Rotman Visiting Experts

David McRaney on the science of persuasion

Episode Summary

The world feels more divided than ever. Left versus right. Anti-vaxxer versus doctors. Marvel versus DC. But can you change someone's mind and bring them over to your side? Author and journalist David McRaney joins host Brett Hendrie to talk about why we dig into our beliefs and how, with the right approach, we can actually change people's minds, including our own.

Episode Notes

The world feels more divided than ever. Left versus right. Anti-vaxxer versus doctors. Marvel versus DC. But can you change someone's mind and bring them over to your side? Author and journalist David McRaney joins host Brett Hendrie to talk about  why we dig into our beliefs and how, with the right approach, we can actually change people's minds, including our own. 

Episode Transcription

Brett Hendrie: In January 2022, a convoy of trucks and a parade of protesters descended on downtown Ottawa. They set up camp, blocked off roads, and they honked their horns... a lot. 

They wanted the federal government to repeal all vaccine mandates and all lockdowns. The only problem - most of the mandate and lockdown orders were actually coming from the provincial level. They were in the wrong city. 

When locals informed them, sometimes politely but mostly through shouting matches - the protesters dug in the heels. They wouldn't be swayed. It turns out no matter how right you are, you can't just shout at someone until they agree with you. 

There's a science to persuasion. 

Welcome to Visiting Experts, a Rotman School podcast featuring backstage conversations on business and society with influential scholars, thinkers and leaders featured in our acclaimed speaker series.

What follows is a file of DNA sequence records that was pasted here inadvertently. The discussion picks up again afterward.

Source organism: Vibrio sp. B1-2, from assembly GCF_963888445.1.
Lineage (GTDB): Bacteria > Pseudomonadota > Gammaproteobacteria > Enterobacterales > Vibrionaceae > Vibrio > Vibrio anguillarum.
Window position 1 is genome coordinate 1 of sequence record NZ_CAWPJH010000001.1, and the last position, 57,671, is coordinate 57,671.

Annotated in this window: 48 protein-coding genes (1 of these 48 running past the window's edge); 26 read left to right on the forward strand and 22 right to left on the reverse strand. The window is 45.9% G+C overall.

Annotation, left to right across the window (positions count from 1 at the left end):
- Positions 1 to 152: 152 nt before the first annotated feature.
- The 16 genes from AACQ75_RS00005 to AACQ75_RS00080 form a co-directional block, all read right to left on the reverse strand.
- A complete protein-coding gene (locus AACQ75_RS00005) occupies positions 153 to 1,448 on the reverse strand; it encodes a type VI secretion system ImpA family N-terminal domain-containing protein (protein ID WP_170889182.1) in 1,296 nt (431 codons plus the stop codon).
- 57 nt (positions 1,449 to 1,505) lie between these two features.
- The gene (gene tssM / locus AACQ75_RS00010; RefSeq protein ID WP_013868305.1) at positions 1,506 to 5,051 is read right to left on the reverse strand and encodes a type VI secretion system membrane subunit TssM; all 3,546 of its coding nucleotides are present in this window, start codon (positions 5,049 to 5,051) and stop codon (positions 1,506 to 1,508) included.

I'm your host, Brett Hendrie, and I'm joined today by author David McRaney to talk about his new book, How Minds Change: The Surprising Science of Belief, Opinion and Persuasion.

In his book, David takes us on a journey through the worlds of conspiracy theorists and science deniers to door-knocking political activists. He speaks with persuasion experts, neuroscientists and psychologists deconstructing why we dig into our beliefs and how, with the right approach, we can actually change people's minds, including our own. 

David is a best-selling author, journalist, speaker and the host of the You Are Not So Smart podcast. He's covered topics ranging from Hurricane Katrina, to NASA's test rockets. And we're excited to have him here with us today as our guest. 

Welcome, David,

David McRaney: Oh my god, thank you so much for having me.

BH: David, we have access to more information than ever before. We have vast digital libraries available at our fingertips, infinite amount of data, the world's best scientists and researchers are all available and their information about them is available online. Facts are everywhere. But we can't seem to agree on major issues, everything from climate change to vaccine safety. Why are we so divided? 

DM: Wow, that’s the big one, huh. Well, it's not like this is new. We're social primates, this goes back to what separates us out as a species, we are a very groupish entity in the world of the Great Tree of Life. And the thing that gives us a give us all of our advantages, really early on as a species was we could group up toward group goals, group plans of action, and we could deliberate and argue with each other as to what we should be doing next, or how we should interpret something.

So thanks to language and our sociality, we can clump up and pursue shared goals and face shared problems. That's great, right. 

Then every once in a while, you get some sort of nice paradigm of change within how we communicate. And you get the printing press or something like that, you get or written language even or mathematics, you get something like radio and television and VHS tapes.